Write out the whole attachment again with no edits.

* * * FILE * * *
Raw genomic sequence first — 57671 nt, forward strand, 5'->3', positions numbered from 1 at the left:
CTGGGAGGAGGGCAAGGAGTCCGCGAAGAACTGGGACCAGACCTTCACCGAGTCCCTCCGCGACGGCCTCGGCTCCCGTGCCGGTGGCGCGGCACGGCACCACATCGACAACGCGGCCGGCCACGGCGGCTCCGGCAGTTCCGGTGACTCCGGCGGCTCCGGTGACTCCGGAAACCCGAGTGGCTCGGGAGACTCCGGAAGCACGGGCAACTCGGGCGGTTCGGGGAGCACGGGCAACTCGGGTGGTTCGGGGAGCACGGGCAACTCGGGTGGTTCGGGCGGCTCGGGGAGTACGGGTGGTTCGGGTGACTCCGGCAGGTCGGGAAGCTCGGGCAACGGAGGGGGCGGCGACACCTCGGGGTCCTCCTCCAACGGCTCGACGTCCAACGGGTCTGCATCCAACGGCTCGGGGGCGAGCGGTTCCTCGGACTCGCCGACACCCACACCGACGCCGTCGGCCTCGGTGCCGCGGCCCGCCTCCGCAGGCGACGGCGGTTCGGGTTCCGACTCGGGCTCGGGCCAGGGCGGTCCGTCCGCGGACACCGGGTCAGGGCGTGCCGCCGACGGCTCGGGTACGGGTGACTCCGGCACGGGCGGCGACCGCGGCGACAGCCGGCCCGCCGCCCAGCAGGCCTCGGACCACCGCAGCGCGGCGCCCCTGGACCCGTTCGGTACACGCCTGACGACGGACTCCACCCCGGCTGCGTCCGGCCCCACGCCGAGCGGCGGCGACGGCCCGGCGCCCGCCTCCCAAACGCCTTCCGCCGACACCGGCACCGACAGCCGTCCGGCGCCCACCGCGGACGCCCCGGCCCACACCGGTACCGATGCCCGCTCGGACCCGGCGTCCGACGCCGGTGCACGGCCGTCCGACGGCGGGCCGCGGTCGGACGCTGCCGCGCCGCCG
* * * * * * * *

Raw genomic sequence first — 57671 nt, forward strand, 5'->3', positions numbered from 1 at the left:
CTGGGAGGAGGGCAAGGAGTCCGCGAAGAACTGGGACCAGACCTTCACCGAGTCCCTCCGCGACGGCCTCGGCTCCCGTGCCGGTGGCGCGGCACGGCACCACATCGACAACGCGGCCGGCCACGGCGGCTCCGGCAGTTCCGGTGACTCCGGCGGCTCCGGTGACTCCGGAAACCCGAGTGGCTCGGGAGACTCCGGAAGCACGGGCAACTCGGGCGGTTCGGGGAGCACGGGCAACTCGGGTGGTTCGGGGAGCACGGGCAACTCGGGTGGTTCGGGCGGCTCGGGGAGTACGGGTGGTTCGGGTGACTCCGGCAGGTCGGGAAGCTCGGGCAACGGAGGGGGCGGCGACACCTCGGGGTCCTCCTCCAACGGCTCGACGTCCAACGGGTCTGCATCCAACGGCTCGGGGGCGAGCGGTTCCTCGGACTCGCCGACACCCACACCGACGCCGTCGGCCTCGGTGCCGCGGCCCGCCTCCGCAGGCGACGGCGGTTCGGGTTCCGACTCGGGCTCGGGCCAGGGCGGTCCGTCCGCGGACACCGGGTCAGGGCGTGCCGCCGACGGCTCGGGTACGGGTGACTCCGGCACGGGCGGCGACCGCGGCGACAGCCGGCCCGCCGCCCAGCAGGCCTCGGACCACCGCAGCGCGGCGCCCCTGGACCCGTTCGGTACACGCCTGACGACGGACTCCACCCCGGCTGCGTCCGGCCCCACGCCGAGCGGCGGCGACGGCCCGGCGCCCGCCTCCCAAACGCCTTCCGCCGACACCGGCACCGACAGCCGTCCGGCGCCCACCGCGGACGCCCCGGCCCACACCGGTACCGATGCCCGCTCGGACCCGGCGTCCGACGCCGGTGCACGGCCGTCCGACGGCGGGCCGCGGTCGGACGCTGCCGCGCCGCCG